West Virginia has been near the bottom of the list of resettlement states for the last 9 years that I’ve followed the UN/US State Department Refugee Admissions Program, but all that could change.
Resettlement contractors are running out of housing and frankly ‘welcome’ where they have overloaded cities like Lancaster, PA (do you want WV schools to have to cope with this!) and Buffalo, NY so they are casting about looking for fresh territory (populated with lots of naive do-gooders!).
A couple of years ago the folks in Wyoming were able to hold off a program there. Montana couldn’t quite manage it and now has homeless refugees in Missoula. Rutland, VT citizens are working hard to turn back the plan to bring Syrians to their city. And despite what this story from the Charleston Gazette implies, a pocket of resistance is growing in Charleston, WV.
Most eastern states have not dodged a bullet (LOL! except for Joe Biden’s Delaware). West Virginia has always been near the bottom of the list of states being targeted. Not anymore. See my earlier post on Charleston, here.
Imagine in a state where the coal mining industry has been decimated by Obama, they are now being asked to ‘welcome’ impoverished refugees from mostly the Middle East and Africa with a new resettlement office in Charleston!
Where are West Virginia’s two US Senators? Where is Rep. Alex Mooney (a Freedom Caucus member) who represents Charleston? Are they o.k. with importing more poverty for the state?
And, don’t miss the fact that WV Rep. Evan Jenkins is on the House Appropriations Committee. All three, Capito, Mooney and Jenkins could bring this plan to a screeching halt if they wanted to!
From the Charleston Gazette earlier this month:
Of the more than 10,000 Syrian refugees placed in the United States this fiscal year, just five were resettled in West Virginia, but efforts persist to make the state a haven for Syrians fleeing the carnage of civil war in their country.
Charleston is still in the running to become one of the Episcopal Migration Ministries “resettlement communities.” The resettlement agency has 30 similar communities throughout the United States where local organizations assist the refugees with translation, finding work and health care, getting to know their community and other services.
In November 2015, Catholic Charities of West Virginia, which, for 30 years, has assisted in resettlement of refugees, including Syrians, told the Gazette-Mail it had told the United States Conference of Catholic Bishops that it had the capacity to help resettle 100 Syrian refugees. Catholic Charities’ Migration and Refugee Services Division typically helps resettle about 50 refugees per year, but it anticipated a greater need because of the crisis in Syria.
Patti Phillips, director of development and marketing for the nonprofit, said this week that, during the fiscal year, just a handful of Syrian refugees — a family of five — were placed in West Virginia. During the 2015-16 fiscal year, about 30 total refugees arrived in the state. Phillips said Catholic Charities only places refugees in West Virginia who have pre-existing ties to family or friends in the area.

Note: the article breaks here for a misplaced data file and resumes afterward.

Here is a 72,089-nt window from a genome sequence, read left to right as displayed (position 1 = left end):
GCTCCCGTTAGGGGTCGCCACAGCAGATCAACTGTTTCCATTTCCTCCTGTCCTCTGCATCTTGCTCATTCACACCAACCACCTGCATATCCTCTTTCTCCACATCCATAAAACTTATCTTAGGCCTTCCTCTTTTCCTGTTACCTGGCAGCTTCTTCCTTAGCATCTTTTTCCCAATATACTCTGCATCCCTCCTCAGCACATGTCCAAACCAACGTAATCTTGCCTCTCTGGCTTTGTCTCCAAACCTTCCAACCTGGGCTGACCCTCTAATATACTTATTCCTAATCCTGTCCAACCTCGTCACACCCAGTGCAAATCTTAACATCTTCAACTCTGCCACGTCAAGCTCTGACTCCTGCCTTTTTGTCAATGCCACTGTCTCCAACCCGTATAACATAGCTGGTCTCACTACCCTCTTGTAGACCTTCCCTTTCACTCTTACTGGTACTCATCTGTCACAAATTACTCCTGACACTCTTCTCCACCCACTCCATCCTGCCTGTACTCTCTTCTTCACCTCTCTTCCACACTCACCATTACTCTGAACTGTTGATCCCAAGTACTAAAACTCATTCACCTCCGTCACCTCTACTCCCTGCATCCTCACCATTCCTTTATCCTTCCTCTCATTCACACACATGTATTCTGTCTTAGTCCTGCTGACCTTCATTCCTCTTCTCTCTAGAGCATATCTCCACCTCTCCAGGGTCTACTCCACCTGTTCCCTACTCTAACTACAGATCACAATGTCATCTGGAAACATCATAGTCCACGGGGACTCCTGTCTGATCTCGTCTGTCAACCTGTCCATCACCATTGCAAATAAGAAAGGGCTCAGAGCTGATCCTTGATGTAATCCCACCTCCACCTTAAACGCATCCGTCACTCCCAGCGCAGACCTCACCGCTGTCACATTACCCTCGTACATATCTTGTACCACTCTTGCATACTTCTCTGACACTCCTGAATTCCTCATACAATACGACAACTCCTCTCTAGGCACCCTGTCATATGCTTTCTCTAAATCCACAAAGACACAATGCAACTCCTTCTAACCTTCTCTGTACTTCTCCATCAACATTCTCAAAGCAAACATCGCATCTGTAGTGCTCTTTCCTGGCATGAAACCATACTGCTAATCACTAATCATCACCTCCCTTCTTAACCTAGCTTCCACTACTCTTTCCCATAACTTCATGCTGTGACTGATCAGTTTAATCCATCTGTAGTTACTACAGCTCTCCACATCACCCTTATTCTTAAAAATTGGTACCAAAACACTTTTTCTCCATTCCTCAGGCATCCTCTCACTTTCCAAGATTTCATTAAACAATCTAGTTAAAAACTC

Danna Van Brandt, public diplomacy and public affairs adviser for the U.S. Department of State Bureau of Population, Refugees and Migration, provided a statement from Barbara Day***, domestic-resettlement section chief for the same bureau. Day said the State Department’s placement plan for refugees in West Virginia in fiscal year 2016 included up to 50 refugees from around the world and was “formulated in partnership with the U.S. Conference of Catholic Bishops and Catholic Charities of West Virginia.”
Here we are with this family-tie trick. What they will do is start seeding new refugees into Charleston and next year they will be bringing the family members of that first group! So it never ends! Be sure to see my ‘Ten things your town needs to know’ by clicking here.
The Gazette continues…..
“Refugees are placed in West Virginia when they have family or personal ties in the state,” Day said. “Being resettled in a place where a refugee has personal ties is a crucial way to ease a refugee’s transition into life in the United States.”
In May, Episcopal Migration Ministries [one of nine major federal resettlement contractors.—ed] sent an employee and consultant to Charleston to learn more about the city, in hopes of establishing the city as a resettlement community. If Charleston is selected, a local organization potentially would assist in resettling 100 to 150 refugees each year in Charleston.
The West Virginia Interfaith Refugee Ministry, a group that started to create greater understanding of the plight of Syrian refugees and combat rising anti-Muslim sentiment, had encouraged the resettlement agency to consider the area.
See more here on the WV Interfaith Refugee Ministry and how they admit WV is poor and lacking in jobs, but what the hell, bring in the diversity anyway! Beware any ‘interfaith’ group where you live.
How many refugees has WV gotten over the years?
I just had a look at the numbers for West Virginia (Refugee Processing Center). Since Obama took office the state has resettled 176 refugees (a tiny number when you compare it to Texas’s over 7,000 a year). In 2008 only 5 refugees were placed in WV. This year there were 25 up until September 1.
In addition to the Syrians, the primary countries of origin of the refugees so far have been Iraq, Burma and Eritrea. The top resettlement city was Moorefield and a few went to Morgantown. Of course, as we said, Charleston, the capitol, got its first Syrians (99% of Syrians entering US are Muslims, we are not saving Christians!) and is now being considered for a new resettlement office to bring in up to 150 soon.
*** Day is another federal employee who rotated into her position from a refugee contracting agency. There should be a law against this! See more here.